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Thingvellir National Park, Iceland. Open daily


Accessibility:

Please see https://guidetoiceland.is/travel-info/iceland-in-a-wheelchair-adventures-accessible-to-everyone

and https://www.thekkingarmidstod.is/english/ about Sjálfsbjörg (The National Association of People with Disabilities in Iceland) which has the stated goal of “working to create [a society in which] the disabled enjoy full participation and equality” and regularly conducts surveys on museums, pools, and other public places, making recommendations for country-wide improvements.  

Brief description:

Þingvellir (Thingvellir) is a historic national park in Iceland, north-east of Reykjavík, known for the Alþing (Althing), the site of Iceland's parliament from the 10th to 18th centuries, and the Þingvellir Church and the ruins of old stone shelters. The park sits in a rift valley caused by the separation of 2 tectonic plates, with rocky cliffs and fissures like the huge Almannagjá fault.

Address:

Thingvellir National Park 801 Selfoss, Iceland

Email:

thingvellir@thingvellir.is 

Phone:

+354 482 2660, and its Visitor centre phone number: +354 482-3613

Website:

https://www.thingvellir.is/en/

Directions:

Approximately 45 km northeast of Reykjavík: Take road no. 1 heading north out of Reykjavík. After driving through the town Mosfellsbær take the first exit to the right at roundabout onto road no. 36 to Thingvellir. This route follows the main road to Thingvellir and is ploughed most days during the winter.

Another option in summertime out of Reykjavik is to take road 1 towards Hveragerdi/Selfoss on the south coast.  Just after leaving the Reykjavik city limits turn left onto road 431 and follow it onto road 435 (Nesjavallaleid).  This road will follow the pipeline delivering hot water to Reykjavik from the Nesjavellir power plant in the Mt. Hengill area. The road crosses the Hengill volcano providing great views of Lake Thingvallavatn coming down from the mountain on the north side.  When coming down the mountain turn left on road 360 (Grafningsvegur) and drive  about 11 km along the banks of Lake Thingvallavatn until turning right onto road 36.  Follow that about 8 km until reaching the visitor center at Thingvellir National Park at Hakid (Fraedslumidstod).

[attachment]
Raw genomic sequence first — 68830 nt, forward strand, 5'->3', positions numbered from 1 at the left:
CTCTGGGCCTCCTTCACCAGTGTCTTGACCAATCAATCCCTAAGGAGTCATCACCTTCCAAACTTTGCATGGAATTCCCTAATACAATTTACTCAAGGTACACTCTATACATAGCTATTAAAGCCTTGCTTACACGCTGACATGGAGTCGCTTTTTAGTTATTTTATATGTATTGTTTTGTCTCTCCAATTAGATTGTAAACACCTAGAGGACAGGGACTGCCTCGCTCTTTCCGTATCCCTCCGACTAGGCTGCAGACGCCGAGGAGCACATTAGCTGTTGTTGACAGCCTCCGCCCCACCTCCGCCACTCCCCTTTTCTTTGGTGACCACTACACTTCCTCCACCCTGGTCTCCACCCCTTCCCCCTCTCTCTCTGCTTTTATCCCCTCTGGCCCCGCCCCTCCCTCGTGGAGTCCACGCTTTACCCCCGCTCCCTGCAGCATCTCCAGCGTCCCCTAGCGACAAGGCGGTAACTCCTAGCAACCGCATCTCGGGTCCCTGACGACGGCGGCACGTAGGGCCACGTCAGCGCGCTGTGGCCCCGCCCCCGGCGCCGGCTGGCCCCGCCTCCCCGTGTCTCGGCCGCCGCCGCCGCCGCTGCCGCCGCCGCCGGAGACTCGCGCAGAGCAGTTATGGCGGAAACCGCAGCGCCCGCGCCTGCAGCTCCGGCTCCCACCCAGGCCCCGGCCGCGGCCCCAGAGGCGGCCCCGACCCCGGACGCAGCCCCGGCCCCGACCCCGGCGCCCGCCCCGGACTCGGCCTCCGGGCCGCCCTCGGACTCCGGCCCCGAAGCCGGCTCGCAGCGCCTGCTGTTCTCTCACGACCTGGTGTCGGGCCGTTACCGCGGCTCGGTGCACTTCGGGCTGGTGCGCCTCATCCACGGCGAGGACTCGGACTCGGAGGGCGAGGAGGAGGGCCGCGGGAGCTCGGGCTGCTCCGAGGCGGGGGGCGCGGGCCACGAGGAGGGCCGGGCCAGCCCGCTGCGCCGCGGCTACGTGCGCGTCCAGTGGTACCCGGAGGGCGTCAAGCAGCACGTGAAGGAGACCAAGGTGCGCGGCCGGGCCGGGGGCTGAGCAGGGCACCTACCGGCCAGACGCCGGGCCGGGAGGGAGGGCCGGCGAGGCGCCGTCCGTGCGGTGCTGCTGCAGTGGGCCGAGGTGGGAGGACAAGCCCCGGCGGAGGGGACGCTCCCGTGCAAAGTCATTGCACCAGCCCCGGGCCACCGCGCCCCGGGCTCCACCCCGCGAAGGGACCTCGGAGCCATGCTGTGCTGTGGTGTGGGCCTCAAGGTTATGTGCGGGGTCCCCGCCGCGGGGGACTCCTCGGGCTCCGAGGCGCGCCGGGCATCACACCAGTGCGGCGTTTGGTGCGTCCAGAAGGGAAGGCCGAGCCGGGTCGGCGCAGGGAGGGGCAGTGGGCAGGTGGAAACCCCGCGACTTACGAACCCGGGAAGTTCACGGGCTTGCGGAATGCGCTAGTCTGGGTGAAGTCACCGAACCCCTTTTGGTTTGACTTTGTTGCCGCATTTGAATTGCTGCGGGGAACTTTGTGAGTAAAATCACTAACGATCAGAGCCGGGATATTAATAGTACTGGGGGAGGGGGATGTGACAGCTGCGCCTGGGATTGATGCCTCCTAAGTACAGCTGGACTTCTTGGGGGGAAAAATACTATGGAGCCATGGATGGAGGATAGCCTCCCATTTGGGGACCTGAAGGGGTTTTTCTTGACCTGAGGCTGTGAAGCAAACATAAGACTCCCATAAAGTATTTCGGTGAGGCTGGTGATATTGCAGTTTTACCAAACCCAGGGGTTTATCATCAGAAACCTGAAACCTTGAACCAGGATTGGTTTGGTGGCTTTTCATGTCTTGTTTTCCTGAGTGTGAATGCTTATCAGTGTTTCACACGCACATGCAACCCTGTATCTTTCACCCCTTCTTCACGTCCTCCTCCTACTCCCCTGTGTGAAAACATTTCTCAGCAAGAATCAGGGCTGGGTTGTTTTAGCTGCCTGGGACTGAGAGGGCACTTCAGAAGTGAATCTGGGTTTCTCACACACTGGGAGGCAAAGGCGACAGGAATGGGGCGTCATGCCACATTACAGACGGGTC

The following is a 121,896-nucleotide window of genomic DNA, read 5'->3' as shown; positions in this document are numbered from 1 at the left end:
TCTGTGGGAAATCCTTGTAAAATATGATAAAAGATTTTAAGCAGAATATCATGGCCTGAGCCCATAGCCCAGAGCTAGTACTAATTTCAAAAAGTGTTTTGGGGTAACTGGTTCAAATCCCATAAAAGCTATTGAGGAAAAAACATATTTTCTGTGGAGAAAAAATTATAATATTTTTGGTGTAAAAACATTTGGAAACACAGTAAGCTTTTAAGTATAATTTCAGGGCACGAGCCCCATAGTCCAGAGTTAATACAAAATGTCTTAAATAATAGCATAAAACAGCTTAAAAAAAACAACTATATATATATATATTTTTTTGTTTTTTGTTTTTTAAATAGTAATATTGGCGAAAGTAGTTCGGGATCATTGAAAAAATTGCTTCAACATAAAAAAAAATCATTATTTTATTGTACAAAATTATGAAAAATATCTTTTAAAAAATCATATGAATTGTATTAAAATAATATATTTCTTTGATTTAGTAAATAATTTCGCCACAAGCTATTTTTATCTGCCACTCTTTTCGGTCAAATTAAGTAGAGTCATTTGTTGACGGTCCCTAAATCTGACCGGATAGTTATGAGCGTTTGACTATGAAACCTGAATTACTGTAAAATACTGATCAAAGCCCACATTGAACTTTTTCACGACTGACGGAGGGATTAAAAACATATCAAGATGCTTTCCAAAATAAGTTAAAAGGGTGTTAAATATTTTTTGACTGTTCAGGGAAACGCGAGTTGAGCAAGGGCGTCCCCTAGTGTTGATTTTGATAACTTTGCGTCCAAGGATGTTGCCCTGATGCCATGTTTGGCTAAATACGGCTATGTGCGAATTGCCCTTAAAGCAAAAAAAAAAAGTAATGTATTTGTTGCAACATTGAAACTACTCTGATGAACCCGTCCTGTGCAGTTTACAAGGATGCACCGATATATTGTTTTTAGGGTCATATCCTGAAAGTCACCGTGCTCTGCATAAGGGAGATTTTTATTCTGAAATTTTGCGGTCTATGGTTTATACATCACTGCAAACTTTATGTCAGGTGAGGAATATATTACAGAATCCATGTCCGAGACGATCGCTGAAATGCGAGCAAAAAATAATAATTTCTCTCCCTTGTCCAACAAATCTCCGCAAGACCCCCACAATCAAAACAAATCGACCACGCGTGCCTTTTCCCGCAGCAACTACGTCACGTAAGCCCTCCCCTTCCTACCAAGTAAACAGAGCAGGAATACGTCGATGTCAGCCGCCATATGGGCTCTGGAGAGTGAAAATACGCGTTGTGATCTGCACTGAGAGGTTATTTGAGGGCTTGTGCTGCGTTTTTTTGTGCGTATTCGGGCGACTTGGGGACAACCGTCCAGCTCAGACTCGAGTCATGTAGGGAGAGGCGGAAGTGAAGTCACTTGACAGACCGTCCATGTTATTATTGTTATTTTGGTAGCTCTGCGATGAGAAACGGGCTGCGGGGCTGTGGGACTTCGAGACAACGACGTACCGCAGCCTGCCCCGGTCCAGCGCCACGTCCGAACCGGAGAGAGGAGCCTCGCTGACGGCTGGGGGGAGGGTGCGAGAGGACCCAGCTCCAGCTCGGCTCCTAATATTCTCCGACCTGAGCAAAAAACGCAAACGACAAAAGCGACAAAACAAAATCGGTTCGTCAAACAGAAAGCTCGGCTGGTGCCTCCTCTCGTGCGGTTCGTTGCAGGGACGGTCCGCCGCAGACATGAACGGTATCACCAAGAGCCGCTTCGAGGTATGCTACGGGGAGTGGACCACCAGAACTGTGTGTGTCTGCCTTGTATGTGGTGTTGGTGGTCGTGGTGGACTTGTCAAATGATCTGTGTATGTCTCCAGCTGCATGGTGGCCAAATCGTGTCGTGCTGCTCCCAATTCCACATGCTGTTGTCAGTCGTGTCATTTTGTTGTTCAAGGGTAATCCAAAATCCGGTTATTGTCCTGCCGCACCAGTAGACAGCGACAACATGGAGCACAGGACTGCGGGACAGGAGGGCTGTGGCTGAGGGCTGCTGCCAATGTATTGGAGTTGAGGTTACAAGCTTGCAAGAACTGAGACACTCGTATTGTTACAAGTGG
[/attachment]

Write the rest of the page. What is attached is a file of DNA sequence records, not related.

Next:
Note that this road (435) is closed in winter and only open from May-September depending on snow conditions.  Make sure to check conditions before driving it.

From Geysir and Gullfoss.
Take road 35 onto road 37 to Laugarvatn.  At the roundabout on the outskirts of the town of Laugarvatn take the first right exit onto road 365 followed by road 36 to Thingvellir..

From the Borgarfjordur area in the west.
There are two options which are only open in the summertime and some restrictions might apply for rental cars.

Driving road 50 in Borgarfjordur turn on to 52 in Lundarreykjardalur valley and drive east and turn right on to road 550.  From Husafell take road 550 over Kaldidalur to Thingvellir.

The coordinates for Thingvellir (Hakid viewpoint) are : 64° 15,327'N, 21° 7,691'W

Make sure to check road conditions before driving in Iceland on the Road Administration maps.

Opening Times:

24 hours daily. The Visitor centre is located near the park´s main viewpoint at Hakid, where a footpath leads down into the great Almannagjá fault. Information about the National park is provided at the visitor centre and there is a small cafeteria and a souvenir shop. Opening hours for Visitor centre: 09:00 - 18:00 (but check venue website for openings over Christmas).

Exhibition admission charges:  Adults 1000,  Children (under 18) Free,  Seniors (+67) and students Free,  Disabled Free,  Groups (10 +) 800 per pers.

Visitor centre phone number: +482-3613

Transport:

Please see https://www.icetra.is/  and https://visitreykjavik.is/city/public-transportation on Public transportation (called Strætó in Icelandic). Reykjavík has an excellent bus system with regular services to and from all the city’s major towns and attractions. For information, access to their convenient destination planner and free travel app,  visit strætó.is. For a map of services please see http://www.publictransport.is/

If you choose to explore Reykjavík by bus you might also want to consider investing in the Reykjavík City Card. The card gives you 24, 48 or 72 hours unlimited travel on the city busses as well as admission to major attractions and discounts at shops and restaurants.

Amenities:

There is a small cafeteria and a souvenir shop at the Visitor centre